Effects of ezetimibe added to on-going statin therapy on the lipid profile of hypercholesterolemic patients with diabetes mellitus or metabolic syndrome

Leon Simons, Melvin Tonkon, Luis Masana, Darbie Maccubbin, Arvind Shah, Michael Lee, Barry Gumbiner
Current Medical Research and Opinion 2004, 20 (9): 1437-45

OBJECTIVE: To conduct a post-hoc assessment of the lipid-modifying effects of adding the cholesterol absorption inhibitor, ezetimibe, to on-going statin therapy in patients with diabetes mellitus (DM) or metabolic syndrome (MetS).

RESEARCH DESIGN AND METHODS: This was a post-hoc analysis of data from a randomized, double-blind, placebo-controlled trial designed to evaluate the low-density lipoprotein cholesterol (LDL-C)-lowering efficacy and safety of adding ezetimibe 10 mg/day versus placebo to ongoing, open-label statin treatment for 8 weeks in hypercholesterolemic patients. Qualifying LDL-C levels and target LDL-C goals were based on National Cholesterol Education Program risk categories. The DM subgroup were patients who entered the study with a prior diagnosis of DM. Patients were classified as having MetS if they met 3 or more of the following criteria at baseline: triglycerides (TG) > or = 150 mg/dL (1.69 mmol/L); high-density lipoprotein cholesterol (HDL-C) < 40 mg/dL (1.04 mmol/L) for men or < 50 mg/dL (1.29 mmol/L) for women; fasting serum glucose (FSG) > or = 110 mg/dL (> or = 6.1 mmol/L); a diagnosis of hypertension or taking hypertension medication or blood pressure > or = 130/> or = 85 mmHg; waist circumference > 88 cm (women) or > 102 cm (men). DM patients were excluded from the MetS subgroup analysis.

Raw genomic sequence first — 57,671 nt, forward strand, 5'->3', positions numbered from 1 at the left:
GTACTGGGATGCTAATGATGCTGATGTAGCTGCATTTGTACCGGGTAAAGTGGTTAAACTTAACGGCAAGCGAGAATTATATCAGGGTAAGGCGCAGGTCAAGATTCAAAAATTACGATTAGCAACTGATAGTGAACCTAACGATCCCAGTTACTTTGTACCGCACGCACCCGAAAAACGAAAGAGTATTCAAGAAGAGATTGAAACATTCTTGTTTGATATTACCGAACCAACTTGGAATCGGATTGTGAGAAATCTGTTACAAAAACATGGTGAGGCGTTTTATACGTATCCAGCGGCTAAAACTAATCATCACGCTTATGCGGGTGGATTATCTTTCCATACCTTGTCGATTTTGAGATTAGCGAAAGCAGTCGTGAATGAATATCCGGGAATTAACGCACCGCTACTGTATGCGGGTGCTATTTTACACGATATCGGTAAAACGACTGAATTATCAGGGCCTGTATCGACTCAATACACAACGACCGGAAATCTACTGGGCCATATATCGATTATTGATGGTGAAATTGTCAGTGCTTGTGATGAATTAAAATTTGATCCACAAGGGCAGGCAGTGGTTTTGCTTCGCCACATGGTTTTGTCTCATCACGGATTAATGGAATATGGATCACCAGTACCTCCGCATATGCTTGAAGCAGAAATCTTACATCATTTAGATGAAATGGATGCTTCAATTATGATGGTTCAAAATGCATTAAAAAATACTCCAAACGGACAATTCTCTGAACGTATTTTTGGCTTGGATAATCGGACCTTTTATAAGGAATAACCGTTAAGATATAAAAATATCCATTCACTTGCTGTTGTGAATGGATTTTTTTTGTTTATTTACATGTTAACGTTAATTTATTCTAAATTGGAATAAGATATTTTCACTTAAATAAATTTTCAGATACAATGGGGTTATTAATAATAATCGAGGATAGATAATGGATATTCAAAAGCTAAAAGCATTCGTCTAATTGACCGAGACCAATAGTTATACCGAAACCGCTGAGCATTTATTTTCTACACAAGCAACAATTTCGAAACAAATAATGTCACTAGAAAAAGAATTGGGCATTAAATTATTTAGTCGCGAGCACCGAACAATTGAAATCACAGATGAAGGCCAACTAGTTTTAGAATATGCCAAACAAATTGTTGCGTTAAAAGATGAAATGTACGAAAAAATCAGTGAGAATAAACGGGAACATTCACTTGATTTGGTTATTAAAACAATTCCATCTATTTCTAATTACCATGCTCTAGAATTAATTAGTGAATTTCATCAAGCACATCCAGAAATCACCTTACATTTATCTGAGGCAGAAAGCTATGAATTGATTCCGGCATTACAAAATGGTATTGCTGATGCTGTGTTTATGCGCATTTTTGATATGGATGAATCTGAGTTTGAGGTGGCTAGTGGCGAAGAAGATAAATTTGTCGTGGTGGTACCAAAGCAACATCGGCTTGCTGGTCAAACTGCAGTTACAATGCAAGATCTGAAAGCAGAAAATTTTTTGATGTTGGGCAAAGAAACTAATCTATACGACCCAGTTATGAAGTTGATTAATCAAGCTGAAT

MAIN OUTCOME MEASURES: The objectives were to assess the effects of treatment on plasma concentrations of LDL-C and other lipid variables, and on the percentage of patients achieving LDL-C target levels at the end of the study.

RESULTS: Of 769 patients enrolled in the original study, there were 191 (24.8%) with DM and 195 (25.4%) with MetS. Regardless of subgroup, ezetimibe + statin was significantly more effective than statin alone at lowering plasma levels of LDL-C, non-HDL-C, total cholesterol, apolipoprotein B, and triglycerides (between-group p < 0.001 for all). For all lipid parameters, the relative treatment effects were generally consistent regardless of DM or MetS status. Significantly more ezetimibe than placebo patients in all subgroups achieved prespecified LDL-C goals (p < 0.001 for all), and although more patients in the DM and MetS groups, respectively, achieved the goal compared with their non-DM and non-MetS counterparts [83.6% (DM) versus 67.2 (non-DM) and 71.8% (MetS) versus 65.6% (non-MetS)], these differences were not significant after adjusting for differences in baseline LDL-C levels. Ezetimibe was well-tolerated and had a favorable safety profile in all subgroups.

CONCLUSIONS: The co-administration of ezetimibe with statins, a therapeutic regimen that inhibits both the absorption and synthesis of cholesterol, offers a well-tolerated and efficacious treatment to lower LDL-C in patients with DM and MetS.

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